Look what our next-door neighbour gave us, a lovely lockdown lunch. Pizza, humous, gorgonzola, salad all combined with special chili sauce. We gobbled it down, sat in our garden, on a perfect Spring day with the mercury registering a sizzling 25C. How great is that? Thanks Frank, that’s so kind. Almost made me forget what we’re living through.

One thing about C19 is that London life has got significantly smaller and restricted. Social distancing, shielding, self-isolation; everyone now lives a little London life.

We are about to enter our third week of lockdown and so far, the Preen Team are in good health and good spirits. No respiratory complaints; no major fights just living with the new reality. Rusty the dog, who runs on the wolf-pack mentality loves having us all around. Not sure how she’ll cope when we go back to work.

The weather, as mentioned, is now beautiful, which is great, but many are flouting the government’s restrictions on freedom of movement. I went on a bike ride to Battersea Park and the place was mobbed and today I learn that Brockwell Park is closed as 3,000 people visited yesterday.

And talking of freedom of movement, a phrase straight out of the Brexit playbook, it got me thinking that we only seem to deal with a single massive news story these days. We moved effortlessly from Brexit, the great slavering news monster that consumed everything to coronavirus which also won’t allow the squeak of another story to get past it.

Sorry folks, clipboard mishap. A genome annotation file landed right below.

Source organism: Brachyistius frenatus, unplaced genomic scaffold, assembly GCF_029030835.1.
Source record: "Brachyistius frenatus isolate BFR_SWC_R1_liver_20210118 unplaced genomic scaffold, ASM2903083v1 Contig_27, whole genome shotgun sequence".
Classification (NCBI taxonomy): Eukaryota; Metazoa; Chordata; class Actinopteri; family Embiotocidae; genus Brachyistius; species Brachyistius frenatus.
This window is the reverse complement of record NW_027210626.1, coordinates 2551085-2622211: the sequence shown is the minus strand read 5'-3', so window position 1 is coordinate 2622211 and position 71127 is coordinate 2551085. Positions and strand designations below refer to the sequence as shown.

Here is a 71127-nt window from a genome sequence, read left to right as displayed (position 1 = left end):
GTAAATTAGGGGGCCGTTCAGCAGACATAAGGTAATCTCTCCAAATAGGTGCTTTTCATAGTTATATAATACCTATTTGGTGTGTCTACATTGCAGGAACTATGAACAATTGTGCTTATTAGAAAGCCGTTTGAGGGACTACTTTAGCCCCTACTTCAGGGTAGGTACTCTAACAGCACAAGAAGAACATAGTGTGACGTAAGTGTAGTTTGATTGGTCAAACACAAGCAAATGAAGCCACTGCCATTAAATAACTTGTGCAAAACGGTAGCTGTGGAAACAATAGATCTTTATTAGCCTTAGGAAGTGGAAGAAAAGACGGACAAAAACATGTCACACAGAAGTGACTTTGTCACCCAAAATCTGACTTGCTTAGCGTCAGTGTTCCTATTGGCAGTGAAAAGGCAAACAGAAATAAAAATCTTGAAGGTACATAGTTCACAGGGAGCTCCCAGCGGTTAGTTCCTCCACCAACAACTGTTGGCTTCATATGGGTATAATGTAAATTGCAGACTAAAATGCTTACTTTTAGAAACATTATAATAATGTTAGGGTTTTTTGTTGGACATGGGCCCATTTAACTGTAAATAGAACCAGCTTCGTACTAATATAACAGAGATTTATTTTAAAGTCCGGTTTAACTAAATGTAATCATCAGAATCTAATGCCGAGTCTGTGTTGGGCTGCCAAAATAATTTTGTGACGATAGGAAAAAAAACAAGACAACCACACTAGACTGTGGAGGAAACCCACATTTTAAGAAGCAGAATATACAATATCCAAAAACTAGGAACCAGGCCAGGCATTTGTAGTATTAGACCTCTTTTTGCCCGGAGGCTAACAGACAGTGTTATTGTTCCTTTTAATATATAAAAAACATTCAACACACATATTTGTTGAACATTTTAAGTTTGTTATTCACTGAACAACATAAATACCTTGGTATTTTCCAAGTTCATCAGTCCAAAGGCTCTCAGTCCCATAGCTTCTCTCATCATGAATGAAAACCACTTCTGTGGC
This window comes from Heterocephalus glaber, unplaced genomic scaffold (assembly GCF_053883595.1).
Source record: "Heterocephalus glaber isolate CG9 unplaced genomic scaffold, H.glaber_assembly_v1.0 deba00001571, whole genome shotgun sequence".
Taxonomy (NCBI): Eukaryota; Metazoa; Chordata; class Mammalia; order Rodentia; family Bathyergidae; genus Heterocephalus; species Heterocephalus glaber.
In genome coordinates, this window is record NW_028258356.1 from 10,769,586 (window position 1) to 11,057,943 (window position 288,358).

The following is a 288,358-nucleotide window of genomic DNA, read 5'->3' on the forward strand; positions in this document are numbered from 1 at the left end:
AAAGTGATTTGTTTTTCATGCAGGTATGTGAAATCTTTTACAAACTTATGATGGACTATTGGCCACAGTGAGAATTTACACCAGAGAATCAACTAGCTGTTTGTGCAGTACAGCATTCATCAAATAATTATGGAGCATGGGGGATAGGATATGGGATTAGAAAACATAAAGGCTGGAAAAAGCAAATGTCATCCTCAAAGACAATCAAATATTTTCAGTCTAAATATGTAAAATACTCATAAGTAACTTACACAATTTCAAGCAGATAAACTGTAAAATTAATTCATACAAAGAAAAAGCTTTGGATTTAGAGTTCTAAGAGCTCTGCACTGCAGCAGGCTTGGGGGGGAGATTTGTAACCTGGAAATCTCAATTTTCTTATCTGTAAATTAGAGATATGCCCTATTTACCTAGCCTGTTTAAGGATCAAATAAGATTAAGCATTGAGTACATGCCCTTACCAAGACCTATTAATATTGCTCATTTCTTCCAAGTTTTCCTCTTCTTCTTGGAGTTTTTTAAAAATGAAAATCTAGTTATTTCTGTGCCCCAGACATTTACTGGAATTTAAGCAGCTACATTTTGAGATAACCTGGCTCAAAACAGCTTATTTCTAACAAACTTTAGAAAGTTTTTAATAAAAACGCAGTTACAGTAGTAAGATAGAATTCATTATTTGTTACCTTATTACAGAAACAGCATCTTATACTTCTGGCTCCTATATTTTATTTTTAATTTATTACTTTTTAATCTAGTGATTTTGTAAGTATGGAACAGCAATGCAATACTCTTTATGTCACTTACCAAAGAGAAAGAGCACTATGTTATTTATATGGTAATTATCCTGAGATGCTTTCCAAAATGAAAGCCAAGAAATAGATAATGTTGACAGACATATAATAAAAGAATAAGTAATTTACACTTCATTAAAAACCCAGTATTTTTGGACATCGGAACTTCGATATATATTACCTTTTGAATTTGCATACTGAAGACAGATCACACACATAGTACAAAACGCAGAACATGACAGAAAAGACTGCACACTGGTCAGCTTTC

Panic buying

Panic buying was the big story two weeks ago, with supermarket shelves apparently stripped by a plague of locusts. This seems to have calmed down somewhat, but it made me realise the power of the supermarkets and the fact that most of the population shop nowhere else. We have a butcher up the road fully stocked with delectable meat products, Andy the fishman still comes all the way from Grimsby on Thursdays and I’ve been toddling up to New Covent Garden to see Alf, Steve and John to get our fruit and veg. No iron rations here.

One bizarre aspect of panic buying is the almost complete absence of flour, particularly bread flour. Imagine my delight on finding it for sale in our local SPA. Gold dust!